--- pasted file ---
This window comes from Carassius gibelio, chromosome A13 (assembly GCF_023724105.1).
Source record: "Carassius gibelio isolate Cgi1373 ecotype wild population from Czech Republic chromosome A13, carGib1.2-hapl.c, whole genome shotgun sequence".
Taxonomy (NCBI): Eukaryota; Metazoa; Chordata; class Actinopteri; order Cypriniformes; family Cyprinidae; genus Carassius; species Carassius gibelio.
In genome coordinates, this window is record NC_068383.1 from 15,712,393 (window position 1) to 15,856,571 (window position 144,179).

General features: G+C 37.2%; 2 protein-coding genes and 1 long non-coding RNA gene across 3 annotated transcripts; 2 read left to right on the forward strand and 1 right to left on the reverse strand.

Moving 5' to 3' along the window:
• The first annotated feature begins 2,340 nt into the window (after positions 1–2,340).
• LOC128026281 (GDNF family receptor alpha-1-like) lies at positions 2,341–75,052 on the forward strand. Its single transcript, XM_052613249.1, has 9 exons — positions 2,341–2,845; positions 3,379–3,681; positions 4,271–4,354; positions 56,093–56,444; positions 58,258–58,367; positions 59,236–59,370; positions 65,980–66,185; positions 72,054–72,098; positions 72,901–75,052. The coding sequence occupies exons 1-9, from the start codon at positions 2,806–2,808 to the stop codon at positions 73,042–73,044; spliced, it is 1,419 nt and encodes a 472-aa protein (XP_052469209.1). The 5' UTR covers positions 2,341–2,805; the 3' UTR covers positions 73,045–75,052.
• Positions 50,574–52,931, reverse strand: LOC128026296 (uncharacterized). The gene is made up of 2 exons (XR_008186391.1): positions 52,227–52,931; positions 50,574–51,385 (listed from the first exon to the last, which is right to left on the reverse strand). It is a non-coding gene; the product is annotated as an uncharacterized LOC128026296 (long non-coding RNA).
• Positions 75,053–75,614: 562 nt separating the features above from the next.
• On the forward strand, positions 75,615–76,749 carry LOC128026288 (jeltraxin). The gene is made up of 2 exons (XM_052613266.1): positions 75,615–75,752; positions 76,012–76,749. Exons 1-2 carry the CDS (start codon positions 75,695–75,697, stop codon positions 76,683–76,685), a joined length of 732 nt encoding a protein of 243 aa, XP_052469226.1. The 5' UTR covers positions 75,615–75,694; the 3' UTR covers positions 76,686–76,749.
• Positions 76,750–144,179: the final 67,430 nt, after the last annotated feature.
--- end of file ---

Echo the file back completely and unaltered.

This window comes from Carassius gibelio, chromosome A13 (assembly GCF_023724105.1).
Source record: "Carassius gibelio isolate Cgi1373 ecotype wild population from Czech Republic chromosome A13, carGib1.2-hapl.c, whole genome shotgun sequence".
Taxonomy (NCBI): Eukaryota; Metazoa; Chordata; class Actinopteri; order Cypriniformes; family Cyprinidae; genus Carassius; species Carassius gibelio.
In genome coordinates, this window is record NC_068383.1 from 15,712,393 (window position 1) to 15,856,571 (window position 144,179).

General features: G+C 37.2%; 2 protein-coding genes and 1 long non-coding RNA gene across 3 annotated transcripts; 2 read left to right on the forward strand and 1 right to left on the reverse strand.

Moving 5' to 3' along the window:
• The first annotated feature begins 2,340 nt into the window (after positions 1–2,340).
• LOC128026281 (GDNF family receptor alpha-1-like) lies at positions 2,341–75,052 on the forward strand. Its single transcript, XM_052613249.1, has 9 exons — positions 2,341–2,845; positions 3,379–3,681; positions 4,271–4,354; positions 56,093–56,444; positions 58,258–58,367; positions 59,236–59,370; positions 65,980–66,185; positions 72,054–72,098; positions 72,901–75,052. The coding sequence occupies exons 1-9, from the start codon at positions 2,806–2,808 to the stop codon at positions 73,042–73,044; spliced, it is 1,419 nt and encodes a 472-aa protein (XP_052469209.1). The 5' UTR covers positions 2,341–2,805; the 3' UTR covers positions 73,045–75,052.
• Positions 50,574–52,931, reverse strand: LOC128026296 (uncharacterized). The gene is made up of 2 exons (XR_008186391.1): positions 52,227–52,931; positions 50,574–51,385 (listed from the first exon to the last, which is right to left on the reverse strand). It is a non-coding gene; the product is annotated as an uncharacterized LOC128026296 (long non-coding RNA).
• Positions 75,053–75,614: 562 nt separating the features above from the next.
• On the forward strand, positions 75,615–76,749 carry LOC128026288 (jeltraxin). The gene is made up of 2 exons (XM_052613266.1): positions 75,615–75,752; positions 76,012–76,749. Exons 1-2 carry the CDS (start codon positions 75,695–75,697, stop codon positions 76,683–76,685), a joined length of 732 nt encoding a protein of 243 aa, XP_052469226.1. The 5' UTR covers positions 75,615–75,694; the 3' UTR covers positions 76,686–76,749.
• Positions 76,750–144,179: the final 67,430 nt, after the last annotated feature.